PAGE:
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Bay Area home sales declined 15 percent in November compared to the same month last year, marking the second-largest decline in more than two years and the slowest November in four years, according to a report issued Friday by housing research firm CoreLogic.

Sales in the nine Bay Area counties tracked by CoreLogic have fallen on a year-over-year basis the past six consecutive months, the report says.

Sales fell by 8.3 percent in June, 0.3 percent in July, 9.7 percent in August, 18.8 percent in September and 6.5 percent in October.

CoreLogic analyst Andrew LePage said in a statement:

“November’s slowdown affected all major price categories, including a nearly 10 percent annual drop in $1 million-plus sales, which have fallen year-over-year in two of the last three months.”

LePage said:

“Higher mortgage rates worsened affordability constraints this year and in recent months stock market volatility could have contributed to a high-end pullback. Market corrections can spook high-end buyers and leave some with inadequate funds to cover down-payment and closings costs.”

The report says the median price paid for all homes sold in the Bay Area in November 2018 was $815,000, down 3.8 percent from $847,000 in October 2018 and up 3.8 percent from $785,000 in November 2017.

The $875,000 median price in June 2018 was the highest ever recorded, according to CoreLogic.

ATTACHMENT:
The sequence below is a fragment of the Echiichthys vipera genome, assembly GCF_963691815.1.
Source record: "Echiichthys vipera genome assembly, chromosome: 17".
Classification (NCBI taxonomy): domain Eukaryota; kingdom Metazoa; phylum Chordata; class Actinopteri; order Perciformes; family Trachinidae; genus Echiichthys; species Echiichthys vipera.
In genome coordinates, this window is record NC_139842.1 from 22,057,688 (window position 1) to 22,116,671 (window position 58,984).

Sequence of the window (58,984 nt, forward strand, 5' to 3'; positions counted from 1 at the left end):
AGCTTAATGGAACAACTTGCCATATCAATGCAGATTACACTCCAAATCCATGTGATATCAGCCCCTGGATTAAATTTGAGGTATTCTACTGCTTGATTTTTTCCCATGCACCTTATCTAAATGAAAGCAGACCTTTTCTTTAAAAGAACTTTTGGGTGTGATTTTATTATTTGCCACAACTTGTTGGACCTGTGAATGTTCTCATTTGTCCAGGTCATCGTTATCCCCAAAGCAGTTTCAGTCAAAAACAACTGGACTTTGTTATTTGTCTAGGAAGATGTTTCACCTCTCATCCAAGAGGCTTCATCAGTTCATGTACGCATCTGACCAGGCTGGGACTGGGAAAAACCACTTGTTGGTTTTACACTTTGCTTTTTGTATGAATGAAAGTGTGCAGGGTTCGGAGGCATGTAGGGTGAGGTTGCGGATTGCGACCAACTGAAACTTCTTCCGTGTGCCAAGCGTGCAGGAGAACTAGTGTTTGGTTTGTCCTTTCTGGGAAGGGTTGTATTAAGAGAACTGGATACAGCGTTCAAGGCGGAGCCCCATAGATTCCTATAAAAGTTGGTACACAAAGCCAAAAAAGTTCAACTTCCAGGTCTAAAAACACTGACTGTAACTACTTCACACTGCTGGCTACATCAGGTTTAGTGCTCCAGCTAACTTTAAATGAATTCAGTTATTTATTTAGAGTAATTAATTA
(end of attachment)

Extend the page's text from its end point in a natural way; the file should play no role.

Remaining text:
On a year-over-year basis, the median sale price has risen for 80 consecutive months since April 2012, the report says.

But those gains had been in the double digits for 13 consecutive months prior to September and the last time the annual gain in the median sale price was lower than this November’s 3.8 percent increase was in January 2017, when it was 1.3 percent, according to the report.

LePage said:

“Annual gains in the overall median sale price trended lower in most Bay Area counties in November, while Napa and Sonoma counties recorded year-over-year declines of 6.8 percent and 5.3 percent, respectively.”

But he said:

“Those annual declines likely reflect, at least in part, market-mix changes that occurred in November of last year following the October 2017 wildfires, which caused some deals to close in November 2017.”

LePage said annual declines in the median sale price can be a sign that home prices have flattened out, if not declined.

But LePage cautioned:

“One month doesn’t make a trend and the annual decreases could also reflect changes in the types of homes that are selling. The price picture is likely to become clearer over the next few months.”

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